This paper was presented at the 'Pavement cost and performance evaluation strategies' session. In the summer of 1989, the Ministry of Transportation of Ontario (MTO) undertook the rehabilitation of an exposed concrete pavement exhibiting various distress manifestations. Highway 126 in Southwestern Ontario is a four-lane divided arterial with 25,000 AADT and 15% commercial traffic. The existing pavement, constructed in 1963, consisted of 230 mm mesh reinforced Portland Cement Concrete (PCC) pavement with doweled joints at a spacing of 21.3 m. The rehabilitation of the highway in the northbound lanes consisted of using the latest concrete pavement rehabilitation (CPR) techniques, material specifications and construction methods. The rehabilitation techniques included full depth repair, partial depth repair, diamond grinding and joint sealant replacement on the northbound lanes which had experienced moderate deterioration. The southbound lanes received a 180 mm thick plain jointed unbonded PCC overlay to address the severe 'D' cracking and spalling at all the joints and cracks. This paper will discuss the ten year evaluation of this rehabilitated pavement in terms of roughness measurements using the Portable Universal Roughness Device, frictional resistance measured with the ASTM brake-force trailer, Pavement Condition Ratings and crack surveys. Also included will be a discussion on subsequent localized concrete pavement repair work completed on the highway during the ten years. For the covering abstract of this conference see IRRD number E200791.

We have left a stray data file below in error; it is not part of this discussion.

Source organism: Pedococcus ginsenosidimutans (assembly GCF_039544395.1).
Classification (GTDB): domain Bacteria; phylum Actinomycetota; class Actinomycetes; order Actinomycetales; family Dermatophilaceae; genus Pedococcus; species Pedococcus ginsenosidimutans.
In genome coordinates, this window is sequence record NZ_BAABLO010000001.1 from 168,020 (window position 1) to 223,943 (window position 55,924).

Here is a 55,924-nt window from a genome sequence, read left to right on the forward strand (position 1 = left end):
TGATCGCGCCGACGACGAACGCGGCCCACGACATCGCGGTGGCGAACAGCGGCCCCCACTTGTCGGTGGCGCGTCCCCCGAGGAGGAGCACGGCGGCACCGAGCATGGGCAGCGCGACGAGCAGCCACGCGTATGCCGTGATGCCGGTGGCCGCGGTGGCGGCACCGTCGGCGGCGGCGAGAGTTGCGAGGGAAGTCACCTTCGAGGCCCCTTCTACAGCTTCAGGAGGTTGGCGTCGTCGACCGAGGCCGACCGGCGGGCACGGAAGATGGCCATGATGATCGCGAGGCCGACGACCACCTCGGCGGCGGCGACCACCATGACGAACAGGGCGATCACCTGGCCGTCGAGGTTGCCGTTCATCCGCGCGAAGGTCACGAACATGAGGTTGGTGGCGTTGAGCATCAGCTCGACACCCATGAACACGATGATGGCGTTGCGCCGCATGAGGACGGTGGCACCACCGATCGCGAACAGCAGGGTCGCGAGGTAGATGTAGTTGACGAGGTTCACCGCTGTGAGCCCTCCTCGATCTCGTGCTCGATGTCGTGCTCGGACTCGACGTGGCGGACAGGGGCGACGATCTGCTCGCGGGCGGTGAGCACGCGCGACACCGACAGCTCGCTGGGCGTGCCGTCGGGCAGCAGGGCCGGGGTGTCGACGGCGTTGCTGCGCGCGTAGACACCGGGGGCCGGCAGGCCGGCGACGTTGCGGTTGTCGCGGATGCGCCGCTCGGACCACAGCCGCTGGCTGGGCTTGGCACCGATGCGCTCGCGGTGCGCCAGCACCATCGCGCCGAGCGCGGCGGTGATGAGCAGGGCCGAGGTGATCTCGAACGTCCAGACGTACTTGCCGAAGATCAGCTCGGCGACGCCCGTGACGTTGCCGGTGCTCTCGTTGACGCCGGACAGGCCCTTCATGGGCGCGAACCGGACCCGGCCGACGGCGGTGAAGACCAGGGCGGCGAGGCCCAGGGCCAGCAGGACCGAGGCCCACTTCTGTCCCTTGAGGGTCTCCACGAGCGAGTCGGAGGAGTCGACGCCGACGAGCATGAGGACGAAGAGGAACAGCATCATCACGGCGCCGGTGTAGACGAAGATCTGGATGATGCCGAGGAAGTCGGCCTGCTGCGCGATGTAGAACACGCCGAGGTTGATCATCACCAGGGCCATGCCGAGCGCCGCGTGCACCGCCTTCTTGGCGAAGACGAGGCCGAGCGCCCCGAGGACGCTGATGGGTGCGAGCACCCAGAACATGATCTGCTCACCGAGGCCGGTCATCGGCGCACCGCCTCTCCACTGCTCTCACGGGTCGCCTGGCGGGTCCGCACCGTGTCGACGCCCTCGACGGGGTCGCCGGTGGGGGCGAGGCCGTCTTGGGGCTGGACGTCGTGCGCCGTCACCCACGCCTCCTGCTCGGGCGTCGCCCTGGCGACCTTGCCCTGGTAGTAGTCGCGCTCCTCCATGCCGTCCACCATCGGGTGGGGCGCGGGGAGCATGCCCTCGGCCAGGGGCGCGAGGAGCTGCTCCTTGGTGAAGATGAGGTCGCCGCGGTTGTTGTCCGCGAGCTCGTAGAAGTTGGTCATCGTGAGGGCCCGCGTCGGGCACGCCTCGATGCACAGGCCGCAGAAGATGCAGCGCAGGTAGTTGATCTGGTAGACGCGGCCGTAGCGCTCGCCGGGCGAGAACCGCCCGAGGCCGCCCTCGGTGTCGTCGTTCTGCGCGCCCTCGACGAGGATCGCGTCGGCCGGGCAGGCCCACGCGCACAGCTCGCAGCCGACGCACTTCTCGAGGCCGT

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Filing Info

  • Accession Number: 00790034
  • Record Type: Publication
  • Source Agency: Transportation Association of Canada (TAC)
  • ISBN: 1-55187-133-5
  • Files: ITRD
  • Created Date: Apr 11 2000 12:00AM